Well, Paco has been properly celebrated with awesome kick-offs at the Alabama Book Festival, Cedar Valley Arts Festival, the Georgia Center for the Book, Mami y Yo, Barnes & Noble, The Reading Tree, and Little Shop of Stories. I finally get to sit back and relax (HA!). I tell you - with having to be at so many engagements, sometimes back to back, I have developed a system for creating a smooth presentation, so I thought I'd share my method.
First is the bag. I use my SCBWI Southern Breeze tote to carry a copy of all my picture books, book marks, signing pens, a bottle of water, my camera, my drawing supplies (black pencils and pastels), publisher catalogues and postcards, and the folder. I keep it together so I can just grab it and go.
The folder (which goes in the bag). I bought a bunch of yellow school folders and printed stickers with my name to adhere to the front. In the pockets I include a bio page with photo, a list of my books with a quick summary of each, information on school visists, master copies of my coloring pages and word find puzzles, bookmarks, and my invoice with a feedback form and a self addressed stamped envelope (if it applies). Most of these items are available for download beforehand on my Media Page (even how to pronounce my name), but I like to make sure I have a hard-copy with me. Loosely I include google maps if I'm driving to a destination which I'm not familiar with, and a print out of the contact information for all the key people I will be dealing with (including phone numbers in case I should become unexpectedly delayed). If I'm meeting with new people, media specialists or people who may be interested in inviting me to future engagements - I pull out the maps and info page, and give them the folder for future reference.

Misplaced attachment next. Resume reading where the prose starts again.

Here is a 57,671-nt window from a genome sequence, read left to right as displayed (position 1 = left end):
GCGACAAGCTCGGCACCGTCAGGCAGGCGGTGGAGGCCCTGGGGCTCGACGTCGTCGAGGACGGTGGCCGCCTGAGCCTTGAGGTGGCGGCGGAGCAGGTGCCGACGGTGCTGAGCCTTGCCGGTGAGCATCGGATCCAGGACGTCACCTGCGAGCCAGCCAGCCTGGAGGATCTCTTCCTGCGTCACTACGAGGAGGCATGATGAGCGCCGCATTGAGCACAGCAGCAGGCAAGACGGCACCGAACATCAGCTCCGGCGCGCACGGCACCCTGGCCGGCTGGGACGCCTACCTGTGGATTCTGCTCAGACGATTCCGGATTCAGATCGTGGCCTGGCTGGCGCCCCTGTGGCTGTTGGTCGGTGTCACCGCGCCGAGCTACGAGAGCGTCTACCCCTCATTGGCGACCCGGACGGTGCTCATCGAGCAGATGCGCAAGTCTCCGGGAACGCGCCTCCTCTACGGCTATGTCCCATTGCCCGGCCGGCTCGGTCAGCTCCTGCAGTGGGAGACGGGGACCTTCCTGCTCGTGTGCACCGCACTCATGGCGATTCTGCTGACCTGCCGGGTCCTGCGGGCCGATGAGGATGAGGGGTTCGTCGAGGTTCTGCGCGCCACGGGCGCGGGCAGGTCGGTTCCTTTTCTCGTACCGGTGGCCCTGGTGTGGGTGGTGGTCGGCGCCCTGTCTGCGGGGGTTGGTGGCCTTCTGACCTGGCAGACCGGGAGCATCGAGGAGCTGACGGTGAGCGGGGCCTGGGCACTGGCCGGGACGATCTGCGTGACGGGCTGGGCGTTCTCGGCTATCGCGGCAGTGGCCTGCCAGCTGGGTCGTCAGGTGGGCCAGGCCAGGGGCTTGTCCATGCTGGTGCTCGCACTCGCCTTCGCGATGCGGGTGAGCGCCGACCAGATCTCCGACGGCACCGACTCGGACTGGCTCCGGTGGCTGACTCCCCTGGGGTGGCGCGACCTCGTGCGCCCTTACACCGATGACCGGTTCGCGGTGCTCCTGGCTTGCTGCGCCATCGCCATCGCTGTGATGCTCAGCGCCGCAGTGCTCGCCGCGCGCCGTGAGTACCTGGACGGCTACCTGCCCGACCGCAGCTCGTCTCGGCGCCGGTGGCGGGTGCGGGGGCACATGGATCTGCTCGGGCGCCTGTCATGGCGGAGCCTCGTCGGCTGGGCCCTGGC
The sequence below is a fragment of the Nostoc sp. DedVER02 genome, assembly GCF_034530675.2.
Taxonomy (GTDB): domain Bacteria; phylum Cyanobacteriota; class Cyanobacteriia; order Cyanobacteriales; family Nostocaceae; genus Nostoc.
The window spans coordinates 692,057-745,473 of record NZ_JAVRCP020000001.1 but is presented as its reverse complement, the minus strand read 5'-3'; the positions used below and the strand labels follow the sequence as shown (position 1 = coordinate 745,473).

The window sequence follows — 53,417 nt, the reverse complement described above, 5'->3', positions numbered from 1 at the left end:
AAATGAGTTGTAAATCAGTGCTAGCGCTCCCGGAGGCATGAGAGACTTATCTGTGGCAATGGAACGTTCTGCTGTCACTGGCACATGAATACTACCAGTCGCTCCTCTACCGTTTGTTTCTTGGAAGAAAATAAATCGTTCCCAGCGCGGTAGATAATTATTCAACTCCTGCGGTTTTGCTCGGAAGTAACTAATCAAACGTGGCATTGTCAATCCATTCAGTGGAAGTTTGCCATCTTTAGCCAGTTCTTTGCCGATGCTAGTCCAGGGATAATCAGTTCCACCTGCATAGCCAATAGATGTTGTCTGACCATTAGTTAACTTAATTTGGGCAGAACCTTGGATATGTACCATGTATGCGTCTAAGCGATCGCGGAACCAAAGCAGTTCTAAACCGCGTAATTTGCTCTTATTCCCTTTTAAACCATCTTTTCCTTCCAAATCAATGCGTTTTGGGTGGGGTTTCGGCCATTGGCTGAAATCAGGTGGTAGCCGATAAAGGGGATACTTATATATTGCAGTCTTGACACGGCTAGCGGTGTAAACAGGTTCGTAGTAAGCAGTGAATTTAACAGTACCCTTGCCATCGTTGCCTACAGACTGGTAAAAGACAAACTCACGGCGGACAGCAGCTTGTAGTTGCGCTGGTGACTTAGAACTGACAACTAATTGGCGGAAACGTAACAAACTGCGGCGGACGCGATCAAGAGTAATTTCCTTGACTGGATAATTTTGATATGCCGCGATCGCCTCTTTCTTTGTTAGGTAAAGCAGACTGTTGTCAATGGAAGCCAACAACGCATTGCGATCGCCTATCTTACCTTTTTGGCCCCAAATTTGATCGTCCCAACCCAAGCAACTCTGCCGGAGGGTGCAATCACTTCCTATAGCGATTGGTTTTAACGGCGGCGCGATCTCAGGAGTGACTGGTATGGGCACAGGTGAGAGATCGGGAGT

Next, the illustration demonstration supplies. Having been to a few book signings early on where they didn't have an appropriate (or easy) easel, I finally bought my own. I converted a fold up chair nylon bag thingie with a handle into my over the shoulder easel carrier. I also have to carry a large drawing pad - again because I never know what they might supply me with and it's a variable better left figured out. I am probably going to reassign one of my big old portfolios to carry the drawing pad, as it's awkward and unruly (especially in wind or rain).